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A Brand-New Look

Rebranding and repackaging go far in catching a customer’s eye.
By Patricia Morris Buckley 

By contemporizing packaging, a producer can gain higer visibility for its product on increasingly crowded shelves. (Illustration courtesy of Tom Kimball)
No one wants to end up as the New Coke of the pet product industry. Yet every so often, an existing product needs to be rebranded or repackaged just to maintain a competitive edge. The secret is to breathe new life into a product’s image without causing an already-established loyal customer base to erode.

Rebranding can be as simple as a new label or logo, or as complex as an entirely new product that requires a different advertising theme and marketing strategy. By contemporizing packaging, a producer can gain higher visibility for its product on increasingly crowded shelves as well as encourage consumers to take a fresh look. Packaging is the first thing the consumer sees and touches, so it alone communicates the product’s message, making the crucial difference between just picking up a box and taking it to the cash register for purchase.

Brad Crawford, owner of Sunlight Feed and Pet Superstore in Bloomsburg, Pa., has seen the same story unfold time and time again—a package design that’s just not selling the product.

“I remember one company that had a box that looked cheap,” he said. “Then they changed it a bit, and it definitely affected sales. I’d say that 90 percent of the time, the consumer goes for the more appealing package. Packaging really is the key to appealing to the customer.”

When that packaging isn’t working or sales start to plateau, it’s time to take a brand inventory and consider changes. That’s what Christina Bush, owner of Christina Said LLP in Carlsbad, Calif., decided when sales of one product didn’t keep up with the company’s other lines.

“That’s when it’s best to scrap what’s not working for you, rethink it and get it back on the shelf,” she said. “If it’s just the simple matter of repackaging, it’s worth the money.”

Here’s a look at four different pet product companies that made varying degrees of rebranding or repackaging choices.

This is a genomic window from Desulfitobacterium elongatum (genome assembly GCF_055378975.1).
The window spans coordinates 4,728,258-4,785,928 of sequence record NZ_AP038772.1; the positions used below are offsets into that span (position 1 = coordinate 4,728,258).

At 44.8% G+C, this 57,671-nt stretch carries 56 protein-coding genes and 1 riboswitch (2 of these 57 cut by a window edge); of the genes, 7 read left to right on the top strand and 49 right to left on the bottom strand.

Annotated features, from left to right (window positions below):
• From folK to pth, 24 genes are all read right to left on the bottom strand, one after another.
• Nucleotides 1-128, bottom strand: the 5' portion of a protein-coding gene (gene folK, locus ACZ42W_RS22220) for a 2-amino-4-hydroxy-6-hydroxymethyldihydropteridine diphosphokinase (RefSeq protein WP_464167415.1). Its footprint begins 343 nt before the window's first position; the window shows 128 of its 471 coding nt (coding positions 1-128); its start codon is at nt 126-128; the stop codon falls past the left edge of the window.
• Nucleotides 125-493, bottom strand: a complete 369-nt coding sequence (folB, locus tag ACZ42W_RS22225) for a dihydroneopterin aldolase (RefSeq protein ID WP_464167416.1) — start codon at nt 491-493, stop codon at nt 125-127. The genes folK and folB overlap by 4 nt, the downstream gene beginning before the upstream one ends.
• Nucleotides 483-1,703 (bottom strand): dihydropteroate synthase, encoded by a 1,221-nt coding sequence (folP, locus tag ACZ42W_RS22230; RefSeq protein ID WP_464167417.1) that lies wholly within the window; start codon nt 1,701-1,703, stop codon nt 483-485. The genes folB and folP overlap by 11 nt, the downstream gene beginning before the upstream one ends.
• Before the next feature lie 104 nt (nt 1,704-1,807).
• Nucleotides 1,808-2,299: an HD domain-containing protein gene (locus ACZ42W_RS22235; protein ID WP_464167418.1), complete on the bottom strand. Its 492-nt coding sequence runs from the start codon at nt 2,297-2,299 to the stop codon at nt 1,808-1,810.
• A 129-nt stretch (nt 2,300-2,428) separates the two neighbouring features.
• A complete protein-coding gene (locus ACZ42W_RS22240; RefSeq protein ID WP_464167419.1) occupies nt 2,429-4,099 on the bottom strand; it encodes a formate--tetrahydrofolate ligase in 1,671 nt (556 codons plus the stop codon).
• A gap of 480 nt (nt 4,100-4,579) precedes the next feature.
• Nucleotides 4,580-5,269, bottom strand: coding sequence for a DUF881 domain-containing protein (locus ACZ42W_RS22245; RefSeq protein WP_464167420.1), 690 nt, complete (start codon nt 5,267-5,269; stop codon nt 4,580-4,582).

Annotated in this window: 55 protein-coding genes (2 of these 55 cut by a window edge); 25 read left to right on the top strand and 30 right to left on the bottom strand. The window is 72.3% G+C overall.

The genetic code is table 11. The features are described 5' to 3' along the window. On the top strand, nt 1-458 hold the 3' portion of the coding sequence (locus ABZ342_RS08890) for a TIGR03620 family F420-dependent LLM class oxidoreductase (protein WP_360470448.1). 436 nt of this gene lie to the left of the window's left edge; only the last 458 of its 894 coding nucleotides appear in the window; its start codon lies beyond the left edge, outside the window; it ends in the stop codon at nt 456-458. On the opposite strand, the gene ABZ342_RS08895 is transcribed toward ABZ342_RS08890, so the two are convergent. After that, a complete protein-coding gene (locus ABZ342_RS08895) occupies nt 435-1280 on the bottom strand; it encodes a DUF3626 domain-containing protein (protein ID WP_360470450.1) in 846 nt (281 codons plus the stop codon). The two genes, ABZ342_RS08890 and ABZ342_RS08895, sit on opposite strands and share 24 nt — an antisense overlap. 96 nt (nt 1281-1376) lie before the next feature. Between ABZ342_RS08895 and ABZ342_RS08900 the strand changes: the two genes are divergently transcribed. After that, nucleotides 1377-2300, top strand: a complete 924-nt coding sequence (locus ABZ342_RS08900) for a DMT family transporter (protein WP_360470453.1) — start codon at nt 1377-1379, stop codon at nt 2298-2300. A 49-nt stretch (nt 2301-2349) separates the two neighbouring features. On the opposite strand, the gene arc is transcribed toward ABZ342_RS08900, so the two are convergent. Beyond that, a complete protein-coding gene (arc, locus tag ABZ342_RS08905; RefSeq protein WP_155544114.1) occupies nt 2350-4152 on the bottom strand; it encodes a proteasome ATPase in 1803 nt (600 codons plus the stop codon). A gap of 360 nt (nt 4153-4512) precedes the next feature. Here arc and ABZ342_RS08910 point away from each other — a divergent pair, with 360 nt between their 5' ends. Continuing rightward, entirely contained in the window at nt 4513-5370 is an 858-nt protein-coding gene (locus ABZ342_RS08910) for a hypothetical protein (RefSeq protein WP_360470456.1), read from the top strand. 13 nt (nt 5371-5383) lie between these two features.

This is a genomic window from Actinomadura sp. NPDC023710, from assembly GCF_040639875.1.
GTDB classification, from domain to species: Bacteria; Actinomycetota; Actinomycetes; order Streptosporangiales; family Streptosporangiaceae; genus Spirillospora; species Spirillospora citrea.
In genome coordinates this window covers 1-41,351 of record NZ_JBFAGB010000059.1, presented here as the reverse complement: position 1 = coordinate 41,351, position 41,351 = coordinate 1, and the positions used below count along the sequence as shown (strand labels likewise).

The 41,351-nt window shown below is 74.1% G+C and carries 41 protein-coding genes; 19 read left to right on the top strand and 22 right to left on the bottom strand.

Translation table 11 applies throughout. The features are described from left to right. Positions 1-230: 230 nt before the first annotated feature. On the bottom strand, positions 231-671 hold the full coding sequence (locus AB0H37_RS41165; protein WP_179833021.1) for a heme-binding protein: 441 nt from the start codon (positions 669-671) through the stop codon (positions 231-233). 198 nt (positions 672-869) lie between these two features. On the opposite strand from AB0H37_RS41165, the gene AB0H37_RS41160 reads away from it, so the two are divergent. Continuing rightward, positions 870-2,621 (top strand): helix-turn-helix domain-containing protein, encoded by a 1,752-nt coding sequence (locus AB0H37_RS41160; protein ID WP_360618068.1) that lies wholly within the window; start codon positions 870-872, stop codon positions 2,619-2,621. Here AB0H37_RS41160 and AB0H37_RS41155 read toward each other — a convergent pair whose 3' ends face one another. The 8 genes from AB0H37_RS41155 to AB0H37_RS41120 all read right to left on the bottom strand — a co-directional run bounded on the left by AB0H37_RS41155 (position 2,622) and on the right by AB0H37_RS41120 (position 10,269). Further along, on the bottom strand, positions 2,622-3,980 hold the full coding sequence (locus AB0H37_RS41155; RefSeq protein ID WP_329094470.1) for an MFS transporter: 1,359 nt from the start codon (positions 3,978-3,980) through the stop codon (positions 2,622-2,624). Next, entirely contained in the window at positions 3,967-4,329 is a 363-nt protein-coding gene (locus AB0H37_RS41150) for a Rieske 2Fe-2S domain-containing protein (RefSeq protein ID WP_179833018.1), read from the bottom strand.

Small Changes
Bush knew she had a brand image problem when sales of her Christina Said. K9 Spritzer were far below her other products. As a graphic designer, she took a hard look at the packaging and saw the problem.

Manufacturers continue to improve products and packaging. Wavemaker LLC took its original floor infrared warmer and now has a version that can mount on a wall or in a kennel.
“It was the only label without an image of a dog and some fruit,” she said, noting that the fruit implies the smell of the product. “People have always loved the smell of the product, but I needed them to pick it up before they could smell it.”

By placing an image of a dog and different types of fruit on the label, she was able to create consistency in the labeling that allowed customers to instantly make the connection with the overall brand. Although she had to invest in expensive dyes for her more upscale labels, she immediately saw an upswing in sales of the spritzer. 

“It was costly, but really worth it,” she said.

Medium Changes
UPG Companion Animal found it had a similar problem with its grooming products, which were segmented from the rest of its brand.

Deirdre Wahlberg, director of marketing for the Long Island, N.Y., company, decided to bring the grooming line under the same umbrella to clarify its position within the overall brand.

“It was basically taking a brand and expanding it to pull in other products,” she said. “This way, it ties products together and makes a cohesive product line that customers trust. To do so, we had to create a brand story. This also allowed us to have an architecture in the brand to follow, so when there’s a new product, we know where it needs to be placed.”

The repackaging initiative paid off for United Pet Group.

“In our first year of shipping the new branding, we’ve seen a significant lift in awareness and an increase in performance at retail,” she said.

Larger Changes

What Retailers Want From Manufacturers

A repackaged or rebranded product is usually a challenge for pet retailers. Here are a few suggestions to make it easier for them:

Advance Notice: John Schubert, co-owner of Mom and Pup’s in Marietta, Ga., said he rarely gets any warning that an established product will look different.

“It immediately makes the old inventory look old,” he said. “People see the difference and they want the newer one.”

Support: When Tropiclean introduced its new packaging, it also supplied retailers with a new counter display that touted the product’s latest features.

Wavemaker provided educational material for retailers on infrared technology, while UPG conducted a soft, two-stage rollout to introduce new labels over a year.

Familiarity: With the recent controversy surrounding dog food, many consumers are eyeing repackaging with suspicion.

“It raises questions in their minds,” Schubert said. “Is this a new formula? How have they changed it?”

When manufacturers help retailers with new packaging, everyone—manufacturers, retailers and customers—wins.